Magic in the Hampton (Inn)
Nia Sylva | Monday, February 15, 2021
When I climbed into the backseat of the quarantine minivan and shouted hello to the driver through that thin, humiliating layer of plastic keeping all my infectious aerosol particles out of the front seat, I was worried about exactly three things. The first concern was that I actually had COVID, that I would have symptoms and that the next seven days of my life would be positively hellish. The second was that I would go crazy from cabin fever— more on that later. And the third was that I would have nothing to fill the many, many hours of isolation.
As it turns out, all three fears were unfounded. I did not, in fact, have COVID. Mercifully, I did not go crazy. And although each individual hour felt a bit like waiting at an airport gate after hearing that your flight has been delayed by five hours, the 60-minute periods still seemed to pile up, if not gracefully, at least subtly. That is to say, I felt every minute of quarantine, but the larger chunks somehow blended together so that I would reach the end of a day and not be able to account for, say, the entire afternoon.
What was I doing? Who knows. Often, I was watching TV. And not Netflix or Hulu. The key to quarantine, I know now, is distraction, and I can’t think of anything more mind-numbing than flipping through the channels on cable TV. At some point, even deciding on a show began to feel intentional, and I embraced the pure mindlessness of channel surfing.
Some show recommendations: “90 Day Fiancé.” This gem, which can be found on TLC (I think?) and discovery+, helped me kill an entire evening. Apparently, the original show was successful enough to spawn an entire 90 Day extended universe (think Marvel, but with more green card marriages), so I got to watch lots of young Eastern European women struggle to communicate with their off-putting, slightly creepy American knights in armor. Another quarantine favorite of mine: “Just My Luck.” This Lindsay Lohan movie is a perfect time capsule of the early 2000s, featuring a truly terrible British pop-punk band, young Chris Pine (!!), a baffling premise about good fortune that is, for some reason, transferable only through kisses, and a scene in which Lohan proves unable to use a washing machine. The world-building in this movie is truly unprecedented; watch and have your mind blown.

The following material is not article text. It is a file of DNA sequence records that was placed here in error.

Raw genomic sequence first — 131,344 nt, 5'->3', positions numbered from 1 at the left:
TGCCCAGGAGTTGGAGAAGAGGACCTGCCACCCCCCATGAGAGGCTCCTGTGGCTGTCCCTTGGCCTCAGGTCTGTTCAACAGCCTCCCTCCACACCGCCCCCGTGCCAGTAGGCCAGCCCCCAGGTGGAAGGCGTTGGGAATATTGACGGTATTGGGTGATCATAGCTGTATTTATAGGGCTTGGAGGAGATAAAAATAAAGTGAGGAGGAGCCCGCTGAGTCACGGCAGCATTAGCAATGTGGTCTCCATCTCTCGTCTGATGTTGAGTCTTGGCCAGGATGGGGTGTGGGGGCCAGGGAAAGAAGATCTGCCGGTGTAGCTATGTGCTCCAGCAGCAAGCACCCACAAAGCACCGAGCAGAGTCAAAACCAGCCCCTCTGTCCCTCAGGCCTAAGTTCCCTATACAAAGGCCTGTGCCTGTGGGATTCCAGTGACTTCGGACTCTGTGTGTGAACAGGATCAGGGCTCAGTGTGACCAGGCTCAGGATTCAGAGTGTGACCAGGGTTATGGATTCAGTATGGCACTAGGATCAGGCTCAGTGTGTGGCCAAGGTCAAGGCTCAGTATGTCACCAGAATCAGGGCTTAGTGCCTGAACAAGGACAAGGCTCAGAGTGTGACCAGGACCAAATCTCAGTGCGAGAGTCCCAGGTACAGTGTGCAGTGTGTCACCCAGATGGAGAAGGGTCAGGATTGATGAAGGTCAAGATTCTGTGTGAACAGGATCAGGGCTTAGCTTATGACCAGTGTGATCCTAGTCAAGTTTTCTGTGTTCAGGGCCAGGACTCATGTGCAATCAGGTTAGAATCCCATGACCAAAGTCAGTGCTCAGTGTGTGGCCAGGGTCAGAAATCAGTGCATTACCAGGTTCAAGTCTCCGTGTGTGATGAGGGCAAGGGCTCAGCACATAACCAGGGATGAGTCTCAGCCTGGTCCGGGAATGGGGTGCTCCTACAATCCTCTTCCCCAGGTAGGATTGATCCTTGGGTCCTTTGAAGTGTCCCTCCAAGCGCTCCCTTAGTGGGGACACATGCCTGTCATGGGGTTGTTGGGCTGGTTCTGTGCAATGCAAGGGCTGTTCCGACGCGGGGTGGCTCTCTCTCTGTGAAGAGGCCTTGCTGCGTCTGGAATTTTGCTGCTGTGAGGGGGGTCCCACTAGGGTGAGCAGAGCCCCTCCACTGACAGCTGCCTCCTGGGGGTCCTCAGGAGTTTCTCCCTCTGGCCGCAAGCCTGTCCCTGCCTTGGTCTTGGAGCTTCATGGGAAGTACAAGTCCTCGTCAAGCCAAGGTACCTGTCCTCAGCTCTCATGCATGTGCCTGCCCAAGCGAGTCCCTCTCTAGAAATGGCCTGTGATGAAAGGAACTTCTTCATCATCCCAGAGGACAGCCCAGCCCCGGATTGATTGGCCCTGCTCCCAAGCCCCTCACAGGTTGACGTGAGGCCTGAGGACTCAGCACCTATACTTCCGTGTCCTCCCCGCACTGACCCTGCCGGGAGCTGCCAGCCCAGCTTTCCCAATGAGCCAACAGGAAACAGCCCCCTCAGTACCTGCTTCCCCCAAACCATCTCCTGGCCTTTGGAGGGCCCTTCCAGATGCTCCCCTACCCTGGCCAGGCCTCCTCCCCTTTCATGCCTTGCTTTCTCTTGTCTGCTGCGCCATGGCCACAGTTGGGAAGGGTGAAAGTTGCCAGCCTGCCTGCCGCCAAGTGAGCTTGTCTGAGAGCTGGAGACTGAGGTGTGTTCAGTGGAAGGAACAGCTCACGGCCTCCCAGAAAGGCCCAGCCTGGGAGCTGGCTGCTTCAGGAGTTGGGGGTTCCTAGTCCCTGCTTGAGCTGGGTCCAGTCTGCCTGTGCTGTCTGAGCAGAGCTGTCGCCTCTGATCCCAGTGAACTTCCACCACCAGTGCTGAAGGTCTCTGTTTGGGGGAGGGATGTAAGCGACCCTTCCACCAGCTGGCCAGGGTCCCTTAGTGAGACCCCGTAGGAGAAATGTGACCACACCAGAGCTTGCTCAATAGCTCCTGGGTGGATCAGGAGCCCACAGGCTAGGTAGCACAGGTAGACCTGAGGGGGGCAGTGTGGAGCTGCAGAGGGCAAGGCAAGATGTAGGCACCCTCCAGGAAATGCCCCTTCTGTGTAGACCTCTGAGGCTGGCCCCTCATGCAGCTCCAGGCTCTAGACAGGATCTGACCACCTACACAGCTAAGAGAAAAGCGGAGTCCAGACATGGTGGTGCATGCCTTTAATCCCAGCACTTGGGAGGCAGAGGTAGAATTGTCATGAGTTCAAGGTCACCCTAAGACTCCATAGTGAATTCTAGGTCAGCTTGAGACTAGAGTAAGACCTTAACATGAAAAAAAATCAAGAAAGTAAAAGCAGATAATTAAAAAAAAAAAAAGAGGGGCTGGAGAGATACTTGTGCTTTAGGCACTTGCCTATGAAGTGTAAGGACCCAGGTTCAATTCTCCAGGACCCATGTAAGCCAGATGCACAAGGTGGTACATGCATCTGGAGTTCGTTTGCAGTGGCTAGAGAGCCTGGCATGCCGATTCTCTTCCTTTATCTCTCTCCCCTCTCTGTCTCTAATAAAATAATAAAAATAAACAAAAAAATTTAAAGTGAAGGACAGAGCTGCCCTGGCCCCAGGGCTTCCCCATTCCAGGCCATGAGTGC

Whoever may heed my TV advice should be warned that the commercials are positively infuriating. Either commercial breaks have gotten longer since I stopped watching cable/network TV or the stations have been giving away extra ad time during the 12:00-2:30 a.m. time slot, because there were times when the series of ads were so lengthy that I actually forgot what I was watching. An hour into my “90 Day Fiancé binge,” for instance, I mistook a minutes-long “Fixer Upper” commercial for the beginning of an episode and was surprised to see “no neck Ed” (90 Day icon) reappear on screen a few minutes later. At a particularly low moment, the mere sound of a commercial for people with “moderate to severe plaque psoriasis” that had already been played at least ten times had me yelling at the TV screen.
But I swear, I didn’t go crazy — unless you count jogging in place for hours at a time as a sign of insanity. You see, I have a slightly neurotic workout schedule to begin with: I run seven miles each day for a total of about 50 per week, and I don’t take days off unless I am physically incapacitated. The prospect of five to seven days without a run was, obviously, less than thrilling. So I spent about an hour and a half every afternoon jogging around my hotel room, doing jumping jacks and watching German aerobic workout videos. Boxing tutorial and German language immersion? Don’t let anyone tell you that quarantine can’t be a time for self-improvement!
If I had been stuck in the Hampton Inn for any longer, I think I would literally have turned into a tortilla chip (you are what you eat and all that). When I panic-ordered a week’s worth of snacks through InstaCart after my first regrettable boxed dining hall dinner, I thought it would be a good idea to purchase not one but two family sized bags of Tostitos— one Cantina style and one Hint of Lime, mind you, I’m not an animal. The chips disappeared at a rate inversely proportional to my fear of testing positive on day four or day seven; if you’re wondering whether I ever paced around my room, stuffing fried corn down my gullet with such ferocity that the sharp edges of the chips left cuts on the corners of my mouth, the answer is, unfortunately, yes. I did do that. But you can’t blame me, really. Quarantine will do that to you.
I wish I could tell you more about how I spent my time in “the q,” but the truth is, there just isn’t all that much to tell. On my first afternoon at the Hampton, I made a list of all the things I wanted to get done while in isolation: applying to internships, planning my thesis, reading “Mrs. Dalloway.” Obviously, I did none of that. But at least I learned about the 90 Day extended universe, developed an addiction to tortilla chips and learned how to box in German.